Why nobody seems to know Canada’s total number of diesel spills

A tangle of federal and provincial bureaucracy means the impact of Canada’s diesel energy dependence is hard to quantify.

A massive barge, carrying roughly 12.4 million litres of fuel, gas and diesel was disconnected from its tugboat southwest of Bella Bella, B.C. earlier this week raising fears of a spill. The Zidell Marine 277 barge was near “popular local fishing grounds,” according to the Heiltsuk Nation.

The threat of leaking fuel is a major concern for the community. In October 2016, the Nathan E. Stewart barge sunk, spilling more than 100,000 litres of diesel into marine habitat. While the Zidell Marine 277 barge has been safely anchored, the Heiltsuk Nation says the incident highlights a need for a local response centre to respond to and prevent spills.

But how common are diesel spills in Canada? Since a reporting trip to Inukjuak, Quebec, a remote diesel dependent community, I’ve been trying to answer that question. The process of trying to access data on diesel spills has revealed a web of bureaucracy that ultimately means it’s hard to know the true cost of Canada’s diesel dependency.

Some provinces and territories gave more information than we could include in this graphic, for full access to the raw data click here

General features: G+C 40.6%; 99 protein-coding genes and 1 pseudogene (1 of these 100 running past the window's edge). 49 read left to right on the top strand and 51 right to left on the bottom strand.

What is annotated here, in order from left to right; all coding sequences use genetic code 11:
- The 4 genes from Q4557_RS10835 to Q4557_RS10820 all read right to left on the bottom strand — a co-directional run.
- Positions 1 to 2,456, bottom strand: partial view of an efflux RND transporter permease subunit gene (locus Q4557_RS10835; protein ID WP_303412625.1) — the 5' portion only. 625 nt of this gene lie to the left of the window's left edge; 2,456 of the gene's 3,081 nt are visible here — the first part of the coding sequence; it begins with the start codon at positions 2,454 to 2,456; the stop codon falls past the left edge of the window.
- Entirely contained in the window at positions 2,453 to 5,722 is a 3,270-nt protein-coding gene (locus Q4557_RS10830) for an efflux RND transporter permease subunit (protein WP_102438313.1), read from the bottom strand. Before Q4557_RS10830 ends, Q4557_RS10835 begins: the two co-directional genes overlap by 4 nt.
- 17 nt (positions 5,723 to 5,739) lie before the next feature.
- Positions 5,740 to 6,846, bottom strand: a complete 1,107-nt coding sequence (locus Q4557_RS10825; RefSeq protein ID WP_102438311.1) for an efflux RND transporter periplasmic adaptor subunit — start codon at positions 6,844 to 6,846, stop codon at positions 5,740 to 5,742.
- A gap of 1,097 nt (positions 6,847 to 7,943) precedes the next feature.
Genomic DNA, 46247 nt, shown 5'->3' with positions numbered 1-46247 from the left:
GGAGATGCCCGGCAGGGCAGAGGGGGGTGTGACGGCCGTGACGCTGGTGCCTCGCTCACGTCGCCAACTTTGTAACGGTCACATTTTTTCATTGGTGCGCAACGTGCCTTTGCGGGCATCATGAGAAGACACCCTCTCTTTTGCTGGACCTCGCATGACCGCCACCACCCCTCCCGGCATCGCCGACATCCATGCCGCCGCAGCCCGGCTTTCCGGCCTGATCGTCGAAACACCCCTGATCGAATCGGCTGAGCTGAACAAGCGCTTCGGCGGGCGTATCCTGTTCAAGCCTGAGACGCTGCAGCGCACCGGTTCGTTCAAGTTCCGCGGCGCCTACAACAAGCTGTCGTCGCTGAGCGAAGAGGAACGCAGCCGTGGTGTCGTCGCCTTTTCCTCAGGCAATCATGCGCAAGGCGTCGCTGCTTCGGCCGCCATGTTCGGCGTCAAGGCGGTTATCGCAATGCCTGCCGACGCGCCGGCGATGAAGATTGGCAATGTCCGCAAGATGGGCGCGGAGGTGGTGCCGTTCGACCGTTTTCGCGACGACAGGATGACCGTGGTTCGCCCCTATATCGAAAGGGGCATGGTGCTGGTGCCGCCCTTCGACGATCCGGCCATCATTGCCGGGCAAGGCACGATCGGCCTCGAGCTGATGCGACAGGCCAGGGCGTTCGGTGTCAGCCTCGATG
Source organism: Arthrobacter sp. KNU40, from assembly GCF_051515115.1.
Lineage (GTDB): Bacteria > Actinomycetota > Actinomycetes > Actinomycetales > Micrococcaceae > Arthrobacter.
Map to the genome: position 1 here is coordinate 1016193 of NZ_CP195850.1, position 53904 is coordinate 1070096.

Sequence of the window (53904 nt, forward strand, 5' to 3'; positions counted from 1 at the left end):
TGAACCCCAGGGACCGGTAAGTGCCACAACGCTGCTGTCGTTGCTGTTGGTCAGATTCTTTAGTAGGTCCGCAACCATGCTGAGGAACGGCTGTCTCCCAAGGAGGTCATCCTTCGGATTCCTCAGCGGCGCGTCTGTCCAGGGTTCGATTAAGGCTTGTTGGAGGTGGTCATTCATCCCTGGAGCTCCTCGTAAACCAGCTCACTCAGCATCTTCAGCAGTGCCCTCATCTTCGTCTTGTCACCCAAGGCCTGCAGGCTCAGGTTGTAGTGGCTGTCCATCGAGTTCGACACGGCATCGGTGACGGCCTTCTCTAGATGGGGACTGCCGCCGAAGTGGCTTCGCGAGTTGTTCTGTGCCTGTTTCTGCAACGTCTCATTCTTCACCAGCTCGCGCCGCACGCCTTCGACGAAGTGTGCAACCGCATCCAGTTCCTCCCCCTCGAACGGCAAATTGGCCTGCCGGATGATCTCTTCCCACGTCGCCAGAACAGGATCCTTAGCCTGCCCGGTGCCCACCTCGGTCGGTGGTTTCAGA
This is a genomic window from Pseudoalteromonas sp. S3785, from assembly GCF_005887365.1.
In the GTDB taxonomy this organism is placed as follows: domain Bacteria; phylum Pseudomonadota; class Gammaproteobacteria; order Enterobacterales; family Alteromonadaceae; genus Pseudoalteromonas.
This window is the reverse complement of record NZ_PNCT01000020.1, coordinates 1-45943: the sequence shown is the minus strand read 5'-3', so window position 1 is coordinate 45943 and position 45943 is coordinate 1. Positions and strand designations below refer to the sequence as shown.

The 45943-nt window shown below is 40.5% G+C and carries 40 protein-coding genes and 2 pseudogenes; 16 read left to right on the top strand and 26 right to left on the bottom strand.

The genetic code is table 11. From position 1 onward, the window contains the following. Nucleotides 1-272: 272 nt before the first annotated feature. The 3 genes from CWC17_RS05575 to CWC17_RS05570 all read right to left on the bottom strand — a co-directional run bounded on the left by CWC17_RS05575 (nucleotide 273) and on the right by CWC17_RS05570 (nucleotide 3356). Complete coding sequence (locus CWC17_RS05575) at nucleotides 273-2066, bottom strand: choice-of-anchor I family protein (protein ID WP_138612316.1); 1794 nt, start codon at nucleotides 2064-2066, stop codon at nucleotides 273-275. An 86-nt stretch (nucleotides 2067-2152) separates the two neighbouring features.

Discovering the lack of national data

In October 2016, residents of Inukjuak, Quebec were still cleaning up a diesel spill that had happened 13 months earlier. It was a painstaking process that involved scooping up every bit of soil and rock that was contaminated and then loading it onto a tanker. Everything was then shipped thousands of kilometers south to be disposed of safely.

The remote town of over 1,300 people, on the east coast of Hudson Bay, is one of about 200 communities in Canada that rely on shipments of diesel to heat and light their communities. This spill occurred when workers made an error while transferring fuel from one storage tank to another, resulting in 13,500 litres of diesel leaking onto the ground.

The risk of such spills is one factor that’s spurring the community’s drive to embrace clean energy and displace diesel — because they rely on the land and local waters for much of their food supply. Two other communities in the region have had to deal with similar spills in recent years, including this particularly bad spill in nearby Ivujivik.

I was in Inukjuak to report on the community’s attempt to get off of diesel power. I left wondering, do these three spills reflect a larger problem? I decided to narrow in on one year of data, 2015, to try to get answers.

My first call was to federal Transport Canada; they track diesel spills that occur in transit. There were 45 reported diesel spills in transit in 2015 with virtually all incidents occurring during road transport or during handling at facilities.

Spills that happen on the ocean, but not during transportation, like illegal dumping, are tracked by the Canadian Coast Guard, which operates under the Department of Fisheries and Oceans (DFO). The Coast Guard has a database for collecting and reporting all marine pollution incidents called the “Marine Pollution Information Reporting System,” which includes diesel spills.